Petition for Review from the Board of Immigration Appeals;
No. A 096 151 319.
Chelsea E. HaleyNelson, HALEYNELSON & HEILBRUN, LLP,
Oakland, California, for Petitioner.
Matthew B. George, UNITED STATES DEPARTMENT OF JUSTICE,
Washington, D.C., for Respondent.
Before: CLAY, GILMAN, and KETHLEDGE, Circuit Judges.
Pablo Lorenzo appeals the decision of the Board of
Immigration Appeals ("BIA") denying his motion to
reopen based on changed country conditions and ineffective
assistance of counsel. We have jurisdiction over Pablo's
appeal under 8 U.S.C. § 1252(a)(1). Because the BIA
failed to properly evaluate Pablo's undisputed,
reasonably specific evidence, and because it applied the
wrong legal standards with respect to his motion to reopen
based on changed country conditions, we reverse and remand to
the BIA to reconsider whether Pablo has demonstrated changed
country conditions under the correct evidentiary and legal
standards. However, we affirm the BIA's denial of
Pablo's motion based on ineffective assistance of counsel
because Pablo has failed to demonstrate that he acted with
due diligence, as required to succeed on this claim.
was born in 1985 in Todos Santos Cuchumatan, a small town in
the Huehuetenango province in the Western Highlands of
Guatemala. An indigenous Guatemalan, Pablo speaks the Mam
language and minimal Spanish. Pablo lived in Guatemala until
August of 2001 when he fled to the United States after being
violently abused by his stepfather.
settled with his brother in Grand Rapids, Michigan. A friend
suggested that he see Lidia Marquez, who purportedly could
help Pablo obtain papers that would enable him to remain in
the United States. Lidia told Pablo that she could assist
him, but not until Pablo sent her $500. Pablo did not
understand much of what Lidia said because she only spoke
Spanish, but Pablo trusted her and sent her the funds. Lidia
helped Pablo prepare forms and, ultimately, obtain an
interview with immigration officials, but said she could no
longer assist Pablo after he received a letter requiring him
to attend an immigration hearing in Detroit. Lidia told Pablo
to obtain an attorney to represent him during the court
then contacted "Elias," a purported attorney in
Holland, Michigan, who had been recommended to Pablo by a
friend. Elias stated that he was an attorney and charged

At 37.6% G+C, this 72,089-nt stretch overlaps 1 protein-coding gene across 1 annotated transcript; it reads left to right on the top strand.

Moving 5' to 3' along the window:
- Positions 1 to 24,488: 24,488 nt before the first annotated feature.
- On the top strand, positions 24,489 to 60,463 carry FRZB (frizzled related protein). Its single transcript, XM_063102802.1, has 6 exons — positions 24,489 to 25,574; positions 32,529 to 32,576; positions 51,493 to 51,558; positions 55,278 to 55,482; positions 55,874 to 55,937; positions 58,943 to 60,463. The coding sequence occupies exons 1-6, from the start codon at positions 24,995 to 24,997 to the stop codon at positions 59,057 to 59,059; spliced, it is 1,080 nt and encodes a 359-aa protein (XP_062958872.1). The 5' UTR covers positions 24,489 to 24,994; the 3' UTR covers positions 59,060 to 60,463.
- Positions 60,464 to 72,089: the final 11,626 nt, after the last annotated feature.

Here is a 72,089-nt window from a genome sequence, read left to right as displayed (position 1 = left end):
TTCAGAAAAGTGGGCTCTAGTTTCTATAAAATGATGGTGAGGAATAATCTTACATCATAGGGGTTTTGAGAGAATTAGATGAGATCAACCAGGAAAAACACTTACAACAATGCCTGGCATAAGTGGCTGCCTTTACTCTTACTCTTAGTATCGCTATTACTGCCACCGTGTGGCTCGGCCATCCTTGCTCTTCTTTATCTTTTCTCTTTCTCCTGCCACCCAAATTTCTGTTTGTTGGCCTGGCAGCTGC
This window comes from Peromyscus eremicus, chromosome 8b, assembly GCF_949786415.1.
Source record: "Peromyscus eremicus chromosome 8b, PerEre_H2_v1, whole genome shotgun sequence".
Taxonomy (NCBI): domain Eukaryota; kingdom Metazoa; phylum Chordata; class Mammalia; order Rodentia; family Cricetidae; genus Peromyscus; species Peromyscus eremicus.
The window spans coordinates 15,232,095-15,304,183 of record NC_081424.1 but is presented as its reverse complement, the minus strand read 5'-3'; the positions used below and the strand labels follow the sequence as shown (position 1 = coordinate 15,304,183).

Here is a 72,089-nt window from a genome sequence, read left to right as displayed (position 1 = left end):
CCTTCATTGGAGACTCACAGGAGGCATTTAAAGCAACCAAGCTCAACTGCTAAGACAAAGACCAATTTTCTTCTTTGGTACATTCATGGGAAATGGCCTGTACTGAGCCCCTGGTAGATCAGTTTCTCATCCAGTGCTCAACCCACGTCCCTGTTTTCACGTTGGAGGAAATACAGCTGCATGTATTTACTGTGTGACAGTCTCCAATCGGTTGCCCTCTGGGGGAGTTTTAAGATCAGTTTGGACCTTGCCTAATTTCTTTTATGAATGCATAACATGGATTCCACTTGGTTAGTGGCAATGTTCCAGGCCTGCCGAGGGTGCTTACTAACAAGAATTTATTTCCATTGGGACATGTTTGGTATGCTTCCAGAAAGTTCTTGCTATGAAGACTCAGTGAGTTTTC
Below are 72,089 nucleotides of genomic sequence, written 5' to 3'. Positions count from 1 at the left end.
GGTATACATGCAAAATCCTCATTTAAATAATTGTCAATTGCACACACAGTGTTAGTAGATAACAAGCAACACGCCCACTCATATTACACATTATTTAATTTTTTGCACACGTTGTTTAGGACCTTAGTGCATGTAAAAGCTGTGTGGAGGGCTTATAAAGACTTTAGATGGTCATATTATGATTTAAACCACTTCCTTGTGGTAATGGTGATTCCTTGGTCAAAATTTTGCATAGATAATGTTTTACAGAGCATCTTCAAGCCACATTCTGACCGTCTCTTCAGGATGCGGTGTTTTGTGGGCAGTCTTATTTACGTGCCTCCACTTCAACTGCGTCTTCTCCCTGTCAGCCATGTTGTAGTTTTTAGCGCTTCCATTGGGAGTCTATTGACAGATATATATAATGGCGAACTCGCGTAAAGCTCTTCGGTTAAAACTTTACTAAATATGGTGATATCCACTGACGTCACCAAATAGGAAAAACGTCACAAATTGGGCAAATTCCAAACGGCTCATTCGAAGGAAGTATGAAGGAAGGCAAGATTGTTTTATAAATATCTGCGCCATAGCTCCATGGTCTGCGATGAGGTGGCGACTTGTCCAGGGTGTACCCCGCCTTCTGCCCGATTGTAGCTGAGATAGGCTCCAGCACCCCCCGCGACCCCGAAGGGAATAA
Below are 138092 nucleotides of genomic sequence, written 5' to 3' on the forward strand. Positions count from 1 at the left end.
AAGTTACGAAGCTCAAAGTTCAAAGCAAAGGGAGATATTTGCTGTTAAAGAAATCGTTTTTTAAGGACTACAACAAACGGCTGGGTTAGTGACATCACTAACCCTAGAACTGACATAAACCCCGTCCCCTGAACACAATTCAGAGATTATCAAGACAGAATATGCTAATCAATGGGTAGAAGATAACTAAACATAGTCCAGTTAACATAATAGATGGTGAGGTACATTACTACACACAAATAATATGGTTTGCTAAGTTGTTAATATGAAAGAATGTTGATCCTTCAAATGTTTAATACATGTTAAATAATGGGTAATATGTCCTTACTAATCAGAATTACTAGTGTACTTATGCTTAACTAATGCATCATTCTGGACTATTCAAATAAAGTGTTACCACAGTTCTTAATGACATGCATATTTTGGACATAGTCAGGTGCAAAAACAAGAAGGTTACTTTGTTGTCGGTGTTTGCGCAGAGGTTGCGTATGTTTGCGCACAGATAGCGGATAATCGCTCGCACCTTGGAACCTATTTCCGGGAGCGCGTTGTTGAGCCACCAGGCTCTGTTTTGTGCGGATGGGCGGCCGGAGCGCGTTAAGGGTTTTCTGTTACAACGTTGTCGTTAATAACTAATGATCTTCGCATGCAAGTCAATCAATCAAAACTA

Pablo $500 to represent him. Pablo's first court date was
scheduled for early 2003 in Detroit. Elias failed to show up.
The court did not have a Mam interpreter, and Pablo could not
understand much of what the judge said. After the hearing,
Pablo contacted Elias, who said he had been unable to attend
the hearing but that he could help Pablo if he paid an
additional $1, 500. Pablo paid Elias the additional funds.
But Elias failed to show up to a subsequent hearing.
Nonetheless, Pablo continued to try to secure Elias's
assistance and expected Elias to help him resolve his
final immigration hearing took place on February 23, 2005.
Elias again failed to show up. Unbeknownst to Pablo, his
immigration case had been joined with that of his brother,
Jose, and his brother's partner, Florentina. Florentina
was represented by an attorney named David Koelsch. Pablo did
not know that Koelsch also represented him because Pablo had
never met Koelsch, and Pablo continued to believe that Elias
was his attorney. During the hearing, Koelsch spoke with the
judge, but Pablo did not understand the content of their
discussion. After the hearing, Jose informed Pablo that the
judge had denied each of their applications for asylum.
months after the hearing, Pablo received a letter stating
that his appeal had been denied. Prior to receiving the
letter, Pablo did not know that anyone had filed an appeal on
his behalf. Pablo attempted to contact Elias, but Elias did
not answer his phone or return Pablo's calls. Pablo spoke
with his brother about contacting Koelsch, but his brother
did not know where Koelsch was or how to contact him. Pablo
experienced fear and anxiety about his immigration status but
did not know what to do or where to turn for help.